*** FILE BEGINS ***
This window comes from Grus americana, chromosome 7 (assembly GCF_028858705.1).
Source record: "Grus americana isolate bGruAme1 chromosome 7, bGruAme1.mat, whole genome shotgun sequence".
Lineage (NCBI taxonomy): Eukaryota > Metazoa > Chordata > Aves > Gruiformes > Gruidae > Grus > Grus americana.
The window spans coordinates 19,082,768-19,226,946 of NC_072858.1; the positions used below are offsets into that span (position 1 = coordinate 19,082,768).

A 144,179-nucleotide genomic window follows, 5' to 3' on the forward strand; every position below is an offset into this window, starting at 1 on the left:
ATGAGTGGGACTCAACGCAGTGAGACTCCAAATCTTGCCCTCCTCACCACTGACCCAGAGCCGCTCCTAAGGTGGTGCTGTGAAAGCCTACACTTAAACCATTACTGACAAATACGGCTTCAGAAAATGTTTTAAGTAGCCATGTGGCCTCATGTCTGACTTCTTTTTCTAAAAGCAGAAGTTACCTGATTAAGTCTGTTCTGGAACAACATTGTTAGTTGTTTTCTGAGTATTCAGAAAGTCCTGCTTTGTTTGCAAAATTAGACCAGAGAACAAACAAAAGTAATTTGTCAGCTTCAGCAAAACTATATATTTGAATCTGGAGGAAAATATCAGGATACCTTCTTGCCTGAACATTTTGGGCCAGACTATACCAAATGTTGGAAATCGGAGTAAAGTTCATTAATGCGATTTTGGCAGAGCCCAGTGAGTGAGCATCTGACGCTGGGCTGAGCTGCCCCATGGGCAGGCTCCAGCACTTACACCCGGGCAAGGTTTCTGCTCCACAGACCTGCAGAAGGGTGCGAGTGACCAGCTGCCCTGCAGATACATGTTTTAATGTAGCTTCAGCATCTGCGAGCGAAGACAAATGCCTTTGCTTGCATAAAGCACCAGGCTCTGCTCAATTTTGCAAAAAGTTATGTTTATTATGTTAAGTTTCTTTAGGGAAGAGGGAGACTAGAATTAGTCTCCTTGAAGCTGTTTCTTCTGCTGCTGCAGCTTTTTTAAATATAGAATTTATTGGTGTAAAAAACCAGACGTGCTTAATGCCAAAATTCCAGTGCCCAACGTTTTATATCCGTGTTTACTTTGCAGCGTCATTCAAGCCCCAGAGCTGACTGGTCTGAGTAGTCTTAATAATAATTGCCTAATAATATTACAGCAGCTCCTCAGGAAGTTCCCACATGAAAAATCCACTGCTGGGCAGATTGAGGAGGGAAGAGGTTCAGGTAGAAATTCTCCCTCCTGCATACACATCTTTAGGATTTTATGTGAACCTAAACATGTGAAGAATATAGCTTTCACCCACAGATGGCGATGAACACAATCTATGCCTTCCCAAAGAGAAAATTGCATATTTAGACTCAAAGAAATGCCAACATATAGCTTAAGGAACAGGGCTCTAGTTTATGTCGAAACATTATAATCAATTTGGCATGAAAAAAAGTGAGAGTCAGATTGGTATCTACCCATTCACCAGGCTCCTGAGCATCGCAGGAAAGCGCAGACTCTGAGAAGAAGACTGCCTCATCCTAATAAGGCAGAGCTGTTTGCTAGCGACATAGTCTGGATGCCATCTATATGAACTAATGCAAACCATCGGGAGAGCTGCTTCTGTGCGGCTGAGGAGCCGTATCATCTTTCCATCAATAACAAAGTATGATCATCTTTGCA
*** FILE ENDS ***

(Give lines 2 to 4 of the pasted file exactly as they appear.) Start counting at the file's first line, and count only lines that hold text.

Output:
Source record: "Grus americana isolate bGruAme1 chromosome 7, bGruAme1.mat, whole genome shotgun sequence".
Lineage (NCBI taxonomy): Eukaryota > Metazoa > Chordata > Aves > Gruiformes > Gruidae > Grus > Grus americana.
The window spans coordinates 19,082,768-19,226,946 of NC_072858.1; the positions used below are offsets into that span (position 1 = coordinate 19,082,768).